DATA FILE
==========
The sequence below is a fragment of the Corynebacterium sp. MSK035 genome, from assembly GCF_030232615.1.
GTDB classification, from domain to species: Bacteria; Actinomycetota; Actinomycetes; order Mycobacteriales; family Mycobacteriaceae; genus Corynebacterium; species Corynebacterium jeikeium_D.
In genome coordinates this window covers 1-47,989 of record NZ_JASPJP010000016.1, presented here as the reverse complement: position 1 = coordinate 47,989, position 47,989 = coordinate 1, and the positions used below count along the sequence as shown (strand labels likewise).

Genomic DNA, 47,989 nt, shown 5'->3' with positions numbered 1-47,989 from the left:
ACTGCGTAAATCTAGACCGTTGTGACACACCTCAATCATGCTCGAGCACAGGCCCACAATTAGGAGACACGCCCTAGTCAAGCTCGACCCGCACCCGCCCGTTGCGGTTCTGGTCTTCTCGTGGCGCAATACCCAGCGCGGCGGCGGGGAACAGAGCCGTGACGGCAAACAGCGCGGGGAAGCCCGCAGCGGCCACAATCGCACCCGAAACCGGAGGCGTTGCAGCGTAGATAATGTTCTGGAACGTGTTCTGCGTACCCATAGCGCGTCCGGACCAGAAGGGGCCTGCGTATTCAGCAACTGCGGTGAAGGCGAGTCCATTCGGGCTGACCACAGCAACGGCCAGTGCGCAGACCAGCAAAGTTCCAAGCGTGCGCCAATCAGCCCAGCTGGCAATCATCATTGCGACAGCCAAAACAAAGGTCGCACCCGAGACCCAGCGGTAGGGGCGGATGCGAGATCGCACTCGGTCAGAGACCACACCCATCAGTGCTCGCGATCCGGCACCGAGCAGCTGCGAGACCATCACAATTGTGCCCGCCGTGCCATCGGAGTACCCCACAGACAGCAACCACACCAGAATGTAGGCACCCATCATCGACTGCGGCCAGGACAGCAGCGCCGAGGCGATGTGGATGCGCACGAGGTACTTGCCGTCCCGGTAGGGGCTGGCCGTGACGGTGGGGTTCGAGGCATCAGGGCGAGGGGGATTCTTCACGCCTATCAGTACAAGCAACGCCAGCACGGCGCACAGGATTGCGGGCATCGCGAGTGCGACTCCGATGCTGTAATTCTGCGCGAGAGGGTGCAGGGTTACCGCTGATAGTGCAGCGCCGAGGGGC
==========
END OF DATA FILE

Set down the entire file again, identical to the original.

The sequence below is a fragment of the Corynebacterium sp. MSK035 genome, from assembly GCF_030232615.1.
GTDB classification, from domain to species: Bacteria; Actinomycetota; Actinomycetes; order Mycobacteriales; family Mycobacteriaceae; genus Corynebacterium; species Corynebacterium jeikeium_D.
In genome coordinates this window covers 1-47,989 of record NZ_JASPJP010000016.1, presented here as the reverse complement: position 1 = coordinate 47,989, position 47,989 = coordinate 1, and the positions used below count along the sequence as shown (strand labels likewise).

Genomic DNA, 47,989 nt, shown 5'->3' with positions numbered 1-47,989 from the left:
ACTGCGTAAATCTAGACCGTTGTGACACACCTCAATCATGCTCGAGCACAGGCCCACAATTAGGAGACACGCCCTAGTCAAGCTCGACCCGCACCCGCCCGTTGCGGTTCTGGTCTTCTCGTGGCGCAATACCCAGCGCGGCGGCGGGGAACAGAGCCGTGACGGCAAACAGCGCGGGGAAGCCCGCAGCGGCCACAATCGCACCCGAAACCGGAGGCGTTGCAGCGTAGATAATGTTCTGGAACGTGTTCTGCGTACCCATAGCGCGTCCGGACCAGAAGGGGCCTGCGTATTCAGCAACTGCGGTGAAGGCGAGTCCATTCGGGCTGACCACAGCAACGGCCAGTGCGCAGACCAGCAAAGTTCCAAGCGTGCGCCAATCAGCCCAGCTGGCAATCATCATTGCGACAGCCAAAACAAAGGTCGCACCCGAGACCCAGCGGTAGGGGCGGATGCGAGATCGCACTCGGTCAGAGACCACACCCATCAGTGCTCGCGATCCGGCACCGAGCAGCTGCGAGACCATCACAATTGTGCCCGCCGTGCCATCGGAGTACCCCACAGACAGCAACCACACCAGAATGTAGGCACCCATCATCGACTGCGGCCAGGACAGCAGCGCCGAGGCGATGTGGATGCGCACGAGGTACTTGCCGTCCCGGTAGGGGCTGGCCGTGACGGTGGGGTTCGAGGCATCAGGGCGAGGGGGATTCTTCACGCCTATCAGTACAAGCAACGCCAGCACGGCGCACAGGATTGCGGGCATCGCGAGTGCGACTCCGATGCTGTAATTCTGCGCGAGAGGGTGCAGGGTTACCGCTGATAGTGCAGCGCCGAGGGGC